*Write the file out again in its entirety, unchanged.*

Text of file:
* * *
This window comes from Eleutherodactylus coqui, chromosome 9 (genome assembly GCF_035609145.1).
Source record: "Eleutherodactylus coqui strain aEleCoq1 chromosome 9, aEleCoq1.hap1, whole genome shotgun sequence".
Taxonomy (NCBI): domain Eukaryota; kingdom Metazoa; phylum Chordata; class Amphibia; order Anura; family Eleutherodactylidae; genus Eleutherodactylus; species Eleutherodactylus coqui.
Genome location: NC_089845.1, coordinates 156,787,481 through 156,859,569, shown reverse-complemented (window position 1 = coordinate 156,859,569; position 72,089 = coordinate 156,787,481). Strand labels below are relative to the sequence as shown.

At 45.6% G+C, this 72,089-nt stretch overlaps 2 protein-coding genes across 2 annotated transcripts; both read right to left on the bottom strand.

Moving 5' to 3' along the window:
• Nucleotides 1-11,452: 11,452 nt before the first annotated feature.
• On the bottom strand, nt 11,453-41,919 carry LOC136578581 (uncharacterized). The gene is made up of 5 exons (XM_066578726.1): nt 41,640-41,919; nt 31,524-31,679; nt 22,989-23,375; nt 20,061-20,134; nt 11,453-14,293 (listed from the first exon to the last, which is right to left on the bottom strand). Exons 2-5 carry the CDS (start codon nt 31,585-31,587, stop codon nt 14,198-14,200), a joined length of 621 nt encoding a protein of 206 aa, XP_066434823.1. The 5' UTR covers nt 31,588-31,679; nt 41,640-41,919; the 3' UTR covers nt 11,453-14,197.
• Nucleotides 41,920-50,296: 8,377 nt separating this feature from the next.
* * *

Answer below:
This window comes from Eleutherodactylus coqui, chromosome 9 (genome assembly GCF_035609145.1).
Source record: "Eleutherodactylus coqui strain aEleCoq1 chromosome 9, aEleCoq1.hap1, whole genome shotgun sequence".
Taxonomy (NCBI): domain Eukaryota; kingdom Metazoa; phylum Chordata; class Amphibia; order Anura; family Eleutherodactylidae; genus Eleutherodactylus; species Eleutherodactylus coqui.
Genome location: NC_089845.1, coordinates 156,787,481 through 156,859,569, shown reverse-complemented (window position 1 = coordinate 156,859,569; position 72,089 = coordinate 156,787,481). Strand labels below are relative to the sequence as shown.

At 45.6% G+C, this 72,089-nt stretch overlaps 2 protein-coding genes across 2 annotated transcripts; both read right to left on the bottom strand.

Moving 5' to 3' along the window:
• Nucleotides 1-11,452: 11,452 nt before the first annotated feature.
• On the bottom strand, nt 11,453-41,919 carry LOC136578581 (uncharacterized). The gene is made up of 5 exons (XM_066578726.1): nt 41,640-41,919; nt 31,524-31,679; nt 22,989-23,375; nt 20,061-20,134; nt 11,453-14,293 (listed from the first exon to the last, which is right to left on the bottom strand). Exons 2-5 carry the CDS (start codon nt 31,585-31,587, stop codon nt 14,198-14,200), a joined length of 621 nt encoding a protein of 206 aa, XP_066434823.1. The 5' UTR covers nt 31,588-31,679; nt 41,640-41,919; the 3' UTR covers nt 11,453-14,197.
• Nucleotides 41,920-50,296: 8,377 nt separating this feature from the next.